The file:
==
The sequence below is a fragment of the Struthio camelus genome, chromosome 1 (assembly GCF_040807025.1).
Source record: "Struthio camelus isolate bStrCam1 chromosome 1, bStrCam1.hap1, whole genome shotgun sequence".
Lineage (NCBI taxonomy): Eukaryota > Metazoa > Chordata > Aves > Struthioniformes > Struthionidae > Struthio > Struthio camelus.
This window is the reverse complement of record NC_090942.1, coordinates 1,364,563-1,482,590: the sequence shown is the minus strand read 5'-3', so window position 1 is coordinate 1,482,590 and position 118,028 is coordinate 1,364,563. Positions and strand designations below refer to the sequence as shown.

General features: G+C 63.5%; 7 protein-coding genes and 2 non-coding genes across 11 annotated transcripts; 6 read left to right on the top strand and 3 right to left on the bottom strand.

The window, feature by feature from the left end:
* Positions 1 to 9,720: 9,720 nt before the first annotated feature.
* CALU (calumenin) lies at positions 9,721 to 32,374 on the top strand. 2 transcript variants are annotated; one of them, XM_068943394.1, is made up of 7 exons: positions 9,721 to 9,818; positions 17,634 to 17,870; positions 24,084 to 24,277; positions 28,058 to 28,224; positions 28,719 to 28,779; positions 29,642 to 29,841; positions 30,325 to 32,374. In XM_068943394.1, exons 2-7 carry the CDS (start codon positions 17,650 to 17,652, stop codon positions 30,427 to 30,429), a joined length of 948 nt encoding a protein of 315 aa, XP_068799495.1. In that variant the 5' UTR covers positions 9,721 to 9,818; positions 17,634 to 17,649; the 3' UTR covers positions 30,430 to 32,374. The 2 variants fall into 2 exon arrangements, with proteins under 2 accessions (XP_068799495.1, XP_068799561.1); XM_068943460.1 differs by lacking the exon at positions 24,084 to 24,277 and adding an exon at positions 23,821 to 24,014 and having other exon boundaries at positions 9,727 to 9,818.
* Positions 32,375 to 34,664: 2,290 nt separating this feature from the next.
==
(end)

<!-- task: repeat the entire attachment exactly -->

The sequence below is a fragment of the Struthio camelus genome, chromosome 1 (assembly GCF_040807025.1).
Source record: "Struthio camelus isolate bStrCam1 chromosome 1, bStrCam1.hap1, whole genome shotgun sequence".
Lineage (NCBI taxonomy): Eukaryota > Metazoa > Chordata > Aves > Struthioniformes > Struthionidae > Struthio > Struthio camelus.
This window is the reverse complement of record NC_090942.1, coordinates 1,364,563-1,482,590: the sequence shown is the minus strand read 5'-3', so window position 1 is coordinate 1,482,590 and position 118,028 is coordinate 1,364,563. Positions and strand designations below refer to the sequence as shown.

General features: G+C 63.5%; 7 protein-coding genes and 2 non-coding genes across 11 annotated transcripts; 6 read left to right on the top strand and 3 right to left on the bottom strand.

The window, feature by feature from the left end:
* Positions 1 to 9,720: 9,720 nt before the first annotated feature.
* CALU (calumenin) lies at positions 9,721 to 32,374 on the top strand. 2 transcript variants are annotated; one of them, XM_068943394.1, is made up of 7 exons: positions 9,721 to 9,818; positions 17,634 to 17,870; positions 24,084 to 24,277; positions 28,058 to 28,224; positions 28,719 to 28,779; positions 29,642 to 29,841; positions 30,325 to 32,374. In XM_068943394.1, exons 2-7 carry the CDS (start codon positions 17,650 to 17,652, stop codon positions 30,427 to 30,429), a joined length of 948 nt encoding a protein of 315 aa, XP_068799495.1. In that variant the 5' UTR covers positions 9,721 to 9,818; positions 17,634 to 17,649; the 3' UTR covers positions 30,430 to 32,374. The 2 variants fall into 2 exon arrangements, with proteins under 2 accessions (XP_068799495.1, XP_068799561.1); XM_068943460.1 differs by lacking the exon at positions 24,084 to 24,277 and adding an exon at positions 23,821 to 24,014 and having other exon boundaries at positions 9,727 to 9,818.
* Positions 32,375 to 34,664: 2,290 nt separating this feature from the next.